• as noted, preprocessing step plays a very important role here. in text mining it is likely to get trapped inside the curse of dimensionality, since you probably have say around 1000 documents but more than 15000 unique words in a dataset. techniques such as stemming and lemmatizing, static and dynamic stopword and punctuation erasing all aim solving this issue. So preprocessing and feature extraction is not an option. it is a MUST

  • Naive Bayes model is a linear classifier. Even though it is a very popular algorithm in text classification, there are still risks of rising such problems as yours. the main reason could be that your word-space matrix is highly sparse. you must have paid attention to the fact that in calculating the posterior probability of belonging to a class, Naive Bayes, naively multiplies all single probabilities of P(y|x_i). and if there is at least one zero probability, your final answer would be zero, no matter what other inverse observation probabilities are. If you have implemented the algorithm yourself, try already-constructed tools in MATLAB, Python sci-kit learn library, or data mining softwares like KNIME and RapidMiner. they have delicately handled such practical issues in implementing Naive Bayes algorithm.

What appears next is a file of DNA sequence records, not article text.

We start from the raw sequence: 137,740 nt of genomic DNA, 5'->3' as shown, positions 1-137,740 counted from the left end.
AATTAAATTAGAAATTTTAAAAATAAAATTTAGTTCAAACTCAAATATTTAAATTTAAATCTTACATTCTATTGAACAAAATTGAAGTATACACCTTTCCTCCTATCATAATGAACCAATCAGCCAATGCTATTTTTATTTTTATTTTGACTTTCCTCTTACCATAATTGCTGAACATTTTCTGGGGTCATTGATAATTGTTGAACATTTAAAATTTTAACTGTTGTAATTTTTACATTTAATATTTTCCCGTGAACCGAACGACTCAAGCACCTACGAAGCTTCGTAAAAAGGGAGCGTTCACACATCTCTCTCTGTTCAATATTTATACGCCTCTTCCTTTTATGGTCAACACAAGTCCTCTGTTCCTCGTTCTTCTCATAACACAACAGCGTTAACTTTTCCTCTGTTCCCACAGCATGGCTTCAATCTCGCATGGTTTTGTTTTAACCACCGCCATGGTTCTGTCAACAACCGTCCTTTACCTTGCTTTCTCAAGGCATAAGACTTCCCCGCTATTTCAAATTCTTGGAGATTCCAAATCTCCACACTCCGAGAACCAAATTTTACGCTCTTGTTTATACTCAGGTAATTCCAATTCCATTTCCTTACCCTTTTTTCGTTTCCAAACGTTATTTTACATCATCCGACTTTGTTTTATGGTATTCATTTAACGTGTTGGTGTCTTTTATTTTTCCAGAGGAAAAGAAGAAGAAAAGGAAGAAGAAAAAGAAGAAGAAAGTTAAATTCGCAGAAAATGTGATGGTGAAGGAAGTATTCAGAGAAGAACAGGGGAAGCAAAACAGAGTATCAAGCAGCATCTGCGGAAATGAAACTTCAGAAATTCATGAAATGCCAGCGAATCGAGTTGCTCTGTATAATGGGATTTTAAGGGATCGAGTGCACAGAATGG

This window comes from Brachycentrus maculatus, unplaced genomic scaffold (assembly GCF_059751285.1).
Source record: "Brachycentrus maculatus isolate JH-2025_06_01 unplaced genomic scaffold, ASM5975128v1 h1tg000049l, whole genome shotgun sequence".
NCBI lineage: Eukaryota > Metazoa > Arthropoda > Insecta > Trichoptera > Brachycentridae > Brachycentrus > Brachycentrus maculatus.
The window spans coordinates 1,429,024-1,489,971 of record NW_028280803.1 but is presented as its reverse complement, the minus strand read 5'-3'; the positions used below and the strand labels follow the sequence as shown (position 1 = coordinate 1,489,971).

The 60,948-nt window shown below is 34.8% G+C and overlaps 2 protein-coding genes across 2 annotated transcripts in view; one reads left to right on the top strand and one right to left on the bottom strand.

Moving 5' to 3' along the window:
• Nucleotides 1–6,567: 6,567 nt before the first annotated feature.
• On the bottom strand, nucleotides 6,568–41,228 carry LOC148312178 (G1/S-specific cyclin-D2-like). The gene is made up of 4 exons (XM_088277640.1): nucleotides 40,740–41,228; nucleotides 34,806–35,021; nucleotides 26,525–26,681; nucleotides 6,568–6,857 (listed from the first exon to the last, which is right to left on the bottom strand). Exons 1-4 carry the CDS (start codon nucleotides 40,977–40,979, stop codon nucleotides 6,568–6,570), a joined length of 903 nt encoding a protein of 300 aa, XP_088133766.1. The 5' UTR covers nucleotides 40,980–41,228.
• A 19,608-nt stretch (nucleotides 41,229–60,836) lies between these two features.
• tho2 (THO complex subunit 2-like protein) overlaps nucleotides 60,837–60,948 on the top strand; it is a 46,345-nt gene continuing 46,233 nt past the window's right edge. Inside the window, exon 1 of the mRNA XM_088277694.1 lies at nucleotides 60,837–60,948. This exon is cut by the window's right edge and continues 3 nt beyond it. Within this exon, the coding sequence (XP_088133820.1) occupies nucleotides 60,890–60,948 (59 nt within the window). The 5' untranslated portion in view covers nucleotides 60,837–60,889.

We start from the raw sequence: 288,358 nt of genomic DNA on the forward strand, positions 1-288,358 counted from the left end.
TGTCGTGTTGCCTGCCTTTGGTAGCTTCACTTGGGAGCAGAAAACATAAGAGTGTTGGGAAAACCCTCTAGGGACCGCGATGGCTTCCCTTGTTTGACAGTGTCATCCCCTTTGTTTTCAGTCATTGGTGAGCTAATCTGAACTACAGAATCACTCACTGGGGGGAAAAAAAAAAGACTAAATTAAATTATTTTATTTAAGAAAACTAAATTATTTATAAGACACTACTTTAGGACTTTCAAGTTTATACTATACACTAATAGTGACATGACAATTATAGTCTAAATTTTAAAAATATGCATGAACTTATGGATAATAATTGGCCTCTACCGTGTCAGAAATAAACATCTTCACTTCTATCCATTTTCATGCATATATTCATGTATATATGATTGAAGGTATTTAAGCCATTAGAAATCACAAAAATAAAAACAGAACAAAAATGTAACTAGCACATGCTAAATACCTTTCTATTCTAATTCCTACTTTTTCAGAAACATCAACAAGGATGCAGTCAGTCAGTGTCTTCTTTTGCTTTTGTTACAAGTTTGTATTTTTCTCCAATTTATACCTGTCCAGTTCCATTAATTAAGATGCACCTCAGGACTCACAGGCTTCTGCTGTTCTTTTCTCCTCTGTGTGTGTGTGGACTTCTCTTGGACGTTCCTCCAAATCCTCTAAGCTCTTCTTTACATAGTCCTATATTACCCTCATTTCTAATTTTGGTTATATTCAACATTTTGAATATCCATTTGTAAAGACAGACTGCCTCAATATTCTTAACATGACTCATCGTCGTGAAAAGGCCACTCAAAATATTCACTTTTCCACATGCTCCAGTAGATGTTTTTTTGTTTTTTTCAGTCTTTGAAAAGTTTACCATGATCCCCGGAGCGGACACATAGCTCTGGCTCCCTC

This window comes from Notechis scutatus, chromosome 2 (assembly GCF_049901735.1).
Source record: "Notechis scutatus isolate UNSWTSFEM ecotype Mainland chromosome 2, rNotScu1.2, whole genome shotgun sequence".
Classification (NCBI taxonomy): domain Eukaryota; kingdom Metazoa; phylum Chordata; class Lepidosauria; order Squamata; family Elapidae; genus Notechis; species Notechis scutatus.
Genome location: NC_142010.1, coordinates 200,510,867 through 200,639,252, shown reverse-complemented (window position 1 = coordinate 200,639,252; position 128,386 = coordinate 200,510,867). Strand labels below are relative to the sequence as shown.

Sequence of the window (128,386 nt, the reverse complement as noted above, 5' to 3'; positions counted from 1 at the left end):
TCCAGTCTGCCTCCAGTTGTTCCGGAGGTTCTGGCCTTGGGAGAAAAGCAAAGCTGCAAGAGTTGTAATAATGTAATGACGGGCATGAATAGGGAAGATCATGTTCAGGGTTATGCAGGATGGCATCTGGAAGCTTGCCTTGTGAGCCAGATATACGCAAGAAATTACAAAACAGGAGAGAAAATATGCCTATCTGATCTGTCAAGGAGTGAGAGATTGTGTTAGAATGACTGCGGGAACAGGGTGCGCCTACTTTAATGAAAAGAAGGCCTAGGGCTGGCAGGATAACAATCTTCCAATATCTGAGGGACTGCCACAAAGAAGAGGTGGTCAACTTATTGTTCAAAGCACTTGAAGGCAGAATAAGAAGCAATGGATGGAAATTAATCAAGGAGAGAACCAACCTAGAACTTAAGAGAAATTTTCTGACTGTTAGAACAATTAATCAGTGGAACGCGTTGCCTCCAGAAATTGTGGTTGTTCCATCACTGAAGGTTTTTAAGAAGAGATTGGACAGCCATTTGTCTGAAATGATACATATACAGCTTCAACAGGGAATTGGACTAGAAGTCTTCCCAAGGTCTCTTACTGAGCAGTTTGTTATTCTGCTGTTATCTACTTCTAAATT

Unless you're doing it on some other related file, you're not removing stopwords. If label 16 makes a great use of such, that's a plausible explanation for such result.

On the other hand (unless again, you're doing it on some other file) you're not reducing words to their morphemes. Not doing so might cause these kind of anomalies. Check the Nltk documentation to learn how to do such thing.

  • I believe you are right with regards to stopwords. However, it's not just about removing stopwords. An alternate (intended) way of implementing Naive Bayes produces good results even with the stopwords. My implementation, on the other hand, is overfitting to those stopwords. I will post again once my project is reviewed. – Atte Juvonen Feb 14 '17 at 13:29